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Theater Review: FST’s “Smokey Joe’s Cafe”

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By Kay Kipling Even if you’ve seen the musical Smokey Joe’s Café several times, as I have, you’ll probably still find yourself caught up in Florida Studio Theatre’s current production. It’s not just a wave of nostalgia for all those great ’50s and ’60s tunes by legendary team Jerry Leiber and Mike Stoller, although remembering […]

November 6, 2012


By Kay Kipling

Even if you’ve seen the musical Smokey Joe’s Café several times, as I have, you’ll probably still find yourself caught up in Florida Studio Theatre’s current production. It’s not just a wave of nostalgia for all those great ’50s and ’60s tunes by legendary team Jerry Leiber and Mike Stoller, although remembering where you were and who you were when you first heard them is definitely part of the appeal. It’s that the creators of the piece—Stephen Helper, Jack Viertel and Otis Sallid, with assists from the songwriters themselves—planted the songs with a storytelling approach that would reach you even if you weren’t familiar with them.

Of course most audience members at FST will be familiar with songs like Don’t Be Cruel, Poison Ivy, On Broadway, Stand By Me and many more. But they should enjoy hearing them in a new way, with the opening number, In the Neighborhood, introducing us to some archetypal characters looking back on their (and our) growing-up memories. The action later switches to the café of the title, giving us a more glitzy nighttime setting in addition to the back-at-home one.

Under the direction of Kevyn Morrow, who also choreographed, the nine-member cast is full of verve, upbeat except when the song calls for otherwise, and always on the move. A four-man ensemble (James Harkness, Arthur W. Marks, Devin Roberts and Jason Veasey) provides the doo-wop voices; Thomas Rainey handles some of the Elvis numbers, like Jailhouse Rock; Brittany Avey is by turns innocent ingénue and shimmy queen; Karen Burthwright is the vamp who leaves poor Don Juan when his money’s gone; Allyson Kaye Daniel the hot mama who knows how to sock it to her man with a song like Hound Dog; and Lianne Marie Dobbs a powerful vocal presence and actress on such tunes as Pearl’s a Singer.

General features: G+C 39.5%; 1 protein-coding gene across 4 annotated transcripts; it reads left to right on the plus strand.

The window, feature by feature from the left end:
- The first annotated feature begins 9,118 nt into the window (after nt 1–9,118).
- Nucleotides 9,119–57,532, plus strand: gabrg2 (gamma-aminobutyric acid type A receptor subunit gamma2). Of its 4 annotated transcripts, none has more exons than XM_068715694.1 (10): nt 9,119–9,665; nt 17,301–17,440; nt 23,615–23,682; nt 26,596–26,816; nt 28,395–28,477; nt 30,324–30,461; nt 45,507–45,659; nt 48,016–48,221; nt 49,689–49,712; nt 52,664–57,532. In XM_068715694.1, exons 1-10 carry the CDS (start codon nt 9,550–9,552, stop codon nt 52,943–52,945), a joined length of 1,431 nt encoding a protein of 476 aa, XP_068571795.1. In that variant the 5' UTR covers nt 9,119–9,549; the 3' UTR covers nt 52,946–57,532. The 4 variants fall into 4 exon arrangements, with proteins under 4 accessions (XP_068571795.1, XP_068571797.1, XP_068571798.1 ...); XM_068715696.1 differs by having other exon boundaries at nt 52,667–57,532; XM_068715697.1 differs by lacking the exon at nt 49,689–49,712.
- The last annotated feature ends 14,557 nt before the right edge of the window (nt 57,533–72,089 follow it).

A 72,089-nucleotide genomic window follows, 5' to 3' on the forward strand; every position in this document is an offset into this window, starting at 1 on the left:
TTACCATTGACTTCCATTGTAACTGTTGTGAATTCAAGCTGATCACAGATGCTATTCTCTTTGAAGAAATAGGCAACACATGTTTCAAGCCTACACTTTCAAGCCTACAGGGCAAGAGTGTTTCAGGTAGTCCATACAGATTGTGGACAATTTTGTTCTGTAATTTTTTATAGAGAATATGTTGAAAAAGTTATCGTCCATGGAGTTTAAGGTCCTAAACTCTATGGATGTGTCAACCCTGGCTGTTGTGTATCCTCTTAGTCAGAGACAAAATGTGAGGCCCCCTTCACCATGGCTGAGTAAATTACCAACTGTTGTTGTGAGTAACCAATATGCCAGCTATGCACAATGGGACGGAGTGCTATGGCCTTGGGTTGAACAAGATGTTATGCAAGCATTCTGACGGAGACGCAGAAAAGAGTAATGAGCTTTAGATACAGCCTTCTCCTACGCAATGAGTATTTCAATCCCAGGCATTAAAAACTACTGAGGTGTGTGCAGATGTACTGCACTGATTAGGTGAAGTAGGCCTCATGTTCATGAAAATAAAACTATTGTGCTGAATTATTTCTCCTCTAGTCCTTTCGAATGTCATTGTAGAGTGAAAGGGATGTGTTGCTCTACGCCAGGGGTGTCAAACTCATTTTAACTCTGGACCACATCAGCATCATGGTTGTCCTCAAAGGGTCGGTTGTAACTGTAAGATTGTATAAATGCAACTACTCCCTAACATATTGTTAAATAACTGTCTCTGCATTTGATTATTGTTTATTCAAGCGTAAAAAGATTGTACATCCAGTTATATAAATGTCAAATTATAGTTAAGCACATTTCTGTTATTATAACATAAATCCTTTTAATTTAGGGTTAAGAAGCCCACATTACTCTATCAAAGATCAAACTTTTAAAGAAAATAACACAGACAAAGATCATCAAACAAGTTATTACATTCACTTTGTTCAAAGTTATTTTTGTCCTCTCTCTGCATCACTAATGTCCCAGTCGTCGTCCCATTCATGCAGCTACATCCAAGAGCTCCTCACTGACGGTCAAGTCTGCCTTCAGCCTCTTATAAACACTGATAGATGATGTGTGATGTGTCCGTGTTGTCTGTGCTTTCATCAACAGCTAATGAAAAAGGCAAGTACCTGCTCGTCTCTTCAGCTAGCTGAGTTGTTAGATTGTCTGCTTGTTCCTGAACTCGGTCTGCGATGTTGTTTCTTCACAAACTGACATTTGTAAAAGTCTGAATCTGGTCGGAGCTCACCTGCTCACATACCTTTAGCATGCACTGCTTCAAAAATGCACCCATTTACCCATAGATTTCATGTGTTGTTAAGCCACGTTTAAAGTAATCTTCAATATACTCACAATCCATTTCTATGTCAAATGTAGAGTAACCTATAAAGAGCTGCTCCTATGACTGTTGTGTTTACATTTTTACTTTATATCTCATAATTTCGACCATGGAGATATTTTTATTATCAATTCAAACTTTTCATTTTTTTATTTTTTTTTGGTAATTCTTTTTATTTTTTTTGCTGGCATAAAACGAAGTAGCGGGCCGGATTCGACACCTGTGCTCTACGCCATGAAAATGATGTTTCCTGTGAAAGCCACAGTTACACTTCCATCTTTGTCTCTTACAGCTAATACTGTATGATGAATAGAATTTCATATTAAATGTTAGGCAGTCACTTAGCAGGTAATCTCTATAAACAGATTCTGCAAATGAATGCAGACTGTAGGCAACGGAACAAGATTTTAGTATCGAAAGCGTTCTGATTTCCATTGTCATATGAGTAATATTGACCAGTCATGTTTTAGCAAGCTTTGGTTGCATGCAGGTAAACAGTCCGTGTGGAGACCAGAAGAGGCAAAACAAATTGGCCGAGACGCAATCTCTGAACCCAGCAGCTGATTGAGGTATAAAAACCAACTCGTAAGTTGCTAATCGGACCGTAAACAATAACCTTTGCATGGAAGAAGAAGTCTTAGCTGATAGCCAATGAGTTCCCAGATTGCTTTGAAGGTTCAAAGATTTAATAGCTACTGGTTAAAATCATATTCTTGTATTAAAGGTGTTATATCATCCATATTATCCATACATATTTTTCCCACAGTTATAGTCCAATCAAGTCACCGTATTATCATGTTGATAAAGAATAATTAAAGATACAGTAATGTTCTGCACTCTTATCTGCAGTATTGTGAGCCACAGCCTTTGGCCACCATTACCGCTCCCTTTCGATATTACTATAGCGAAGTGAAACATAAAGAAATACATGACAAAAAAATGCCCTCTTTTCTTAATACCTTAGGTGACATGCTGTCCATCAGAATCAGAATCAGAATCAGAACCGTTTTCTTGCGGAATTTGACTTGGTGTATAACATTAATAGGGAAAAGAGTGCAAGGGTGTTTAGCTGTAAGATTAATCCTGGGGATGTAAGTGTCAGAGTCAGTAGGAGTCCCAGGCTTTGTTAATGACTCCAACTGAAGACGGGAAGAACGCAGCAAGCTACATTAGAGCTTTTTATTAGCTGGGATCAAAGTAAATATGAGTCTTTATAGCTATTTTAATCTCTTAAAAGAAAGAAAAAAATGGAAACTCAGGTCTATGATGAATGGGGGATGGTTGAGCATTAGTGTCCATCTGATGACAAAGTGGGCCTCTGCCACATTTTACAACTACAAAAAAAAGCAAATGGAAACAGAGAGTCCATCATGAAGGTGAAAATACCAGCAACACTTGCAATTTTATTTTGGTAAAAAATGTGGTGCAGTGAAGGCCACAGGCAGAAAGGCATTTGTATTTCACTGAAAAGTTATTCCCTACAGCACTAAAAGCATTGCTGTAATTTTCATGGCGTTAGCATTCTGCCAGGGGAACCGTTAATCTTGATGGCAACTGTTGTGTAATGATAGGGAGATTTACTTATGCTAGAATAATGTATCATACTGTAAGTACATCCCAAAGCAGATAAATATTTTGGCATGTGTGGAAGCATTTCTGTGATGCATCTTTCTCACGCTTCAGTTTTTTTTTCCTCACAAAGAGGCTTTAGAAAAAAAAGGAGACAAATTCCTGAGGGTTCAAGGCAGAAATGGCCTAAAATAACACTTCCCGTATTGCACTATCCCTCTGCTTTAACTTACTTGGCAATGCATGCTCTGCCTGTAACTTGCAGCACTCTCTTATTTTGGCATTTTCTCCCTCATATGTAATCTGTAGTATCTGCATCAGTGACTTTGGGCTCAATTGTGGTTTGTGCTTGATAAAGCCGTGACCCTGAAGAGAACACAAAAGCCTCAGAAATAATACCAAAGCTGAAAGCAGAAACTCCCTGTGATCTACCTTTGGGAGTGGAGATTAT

They’re all talented and deliver the goods, but Marks probably gets the most love from the audience for his comic performances in a number of songs—also proving, on Act II’s I (Who Have Nothing) that he can soar on drama as well.

The production’s band, under the music direction of Corinne Aquilina, performs sometimes seen, sometimes partly hidden by the simple moving panels of the set design, and they definitely know how to rock. Throw in some convincing and evocative costumes by Lynda Salsbury and that solid Morrow staging, and you’ve got an engaging evening of entertainment.

Smokey Joe’s Café continues through Jan. 3; for tickets call 366-9000 or go to floridastudiotheatre.org.